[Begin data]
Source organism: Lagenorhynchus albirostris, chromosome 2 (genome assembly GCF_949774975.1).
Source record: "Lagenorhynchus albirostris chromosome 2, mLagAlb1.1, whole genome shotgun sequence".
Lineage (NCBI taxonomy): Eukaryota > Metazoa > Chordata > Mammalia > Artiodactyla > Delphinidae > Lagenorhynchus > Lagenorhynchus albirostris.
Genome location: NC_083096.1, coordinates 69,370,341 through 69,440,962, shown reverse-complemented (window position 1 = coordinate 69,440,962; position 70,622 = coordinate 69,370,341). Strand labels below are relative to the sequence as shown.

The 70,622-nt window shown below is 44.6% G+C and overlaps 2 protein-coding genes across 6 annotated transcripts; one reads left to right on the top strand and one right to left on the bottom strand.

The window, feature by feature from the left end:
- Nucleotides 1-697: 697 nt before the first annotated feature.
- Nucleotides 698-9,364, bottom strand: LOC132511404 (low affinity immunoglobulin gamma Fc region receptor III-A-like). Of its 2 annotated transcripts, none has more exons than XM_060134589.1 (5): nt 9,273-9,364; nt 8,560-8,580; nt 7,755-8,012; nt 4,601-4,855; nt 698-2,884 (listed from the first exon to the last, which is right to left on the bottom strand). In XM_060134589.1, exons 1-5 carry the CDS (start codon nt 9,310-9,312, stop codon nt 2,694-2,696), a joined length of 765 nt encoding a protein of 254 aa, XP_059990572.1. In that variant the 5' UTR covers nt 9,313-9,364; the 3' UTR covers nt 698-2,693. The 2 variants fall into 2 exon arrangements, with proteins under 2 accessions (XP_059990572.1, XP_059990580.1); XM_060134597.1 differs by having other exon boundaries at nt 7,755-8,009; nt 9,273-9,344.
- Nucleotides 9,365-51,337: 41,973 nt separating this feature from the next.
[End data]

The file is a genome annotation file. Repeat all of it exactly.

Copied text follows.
Source organism: Lagenorhynchus albirostris, chromosome 2 (genome assembly GCF_949774975.1).
Source record: "Lagenorhynchus albirostris chromosome 2, mLagAlb1.1, whole genome shotgun sequence".
Lineage (NCBI taxonomy): Eukaryota > Metazoa > Chordata > Mammalia > Artiodactyla > Delphinidae > Lagenorhynchus > Lagenorhynchus albirostris.
Genome location: NC_083096.1, coordinates 69,370,341 through 69,440,962, shown reverse-complemented (window position 1 = coordinate 69,440,962; position 70,622 = coordinate 69,370,341). Strand labels below are relative to the sequence as shown.

The 70,622-nt window shown below is 44.6% G+C and overlaps 2 protein-coding genes across 6 annotated transcripts; one reads left to right on the top strand and one right to left on the bottom strand.

The window, feature by feature from the left end:
- Nucleotides 1-697: 697 nt before the first annotated feature.
- Nucleotides 698-9,364, bottom strand: LOC132511404 (low affinity immunoglobulin gamma Fc region receptor III-A-like). Of its 2 annotated transcripts, none has more exons than XM_060134589.1 (5): nt 9,273-9,364; nt 8,560-8,580; nt 7,755-8,012; nt 4,601-4,855; nt 698-2,884 (listed from the first exon to the last, which is right to left on the bottom strand). In XM_060134589.1, exons 1-5 carry the CDS (start codon nt 9,310-9,312, stop codon nt 2,694-2,696), a joined length of 765 nt encoding a protein of 254 aa, XP_059990572.1. In that variant the 5' UTR covers nt 9,313-9,364; the 3' UTR covers nt 698-2,693. The 2 variants fall into 2 exon arrangements, with proteins under 2 accessions (XP_059990572.1, XP_059990580.1); XM_060134597.1 differs by having other exon boundaries at nt 7,755-8,009; nt 9,273-9,344.
- Nucleotides 9,365-51,337: 41,973 nt separating this feature from the next.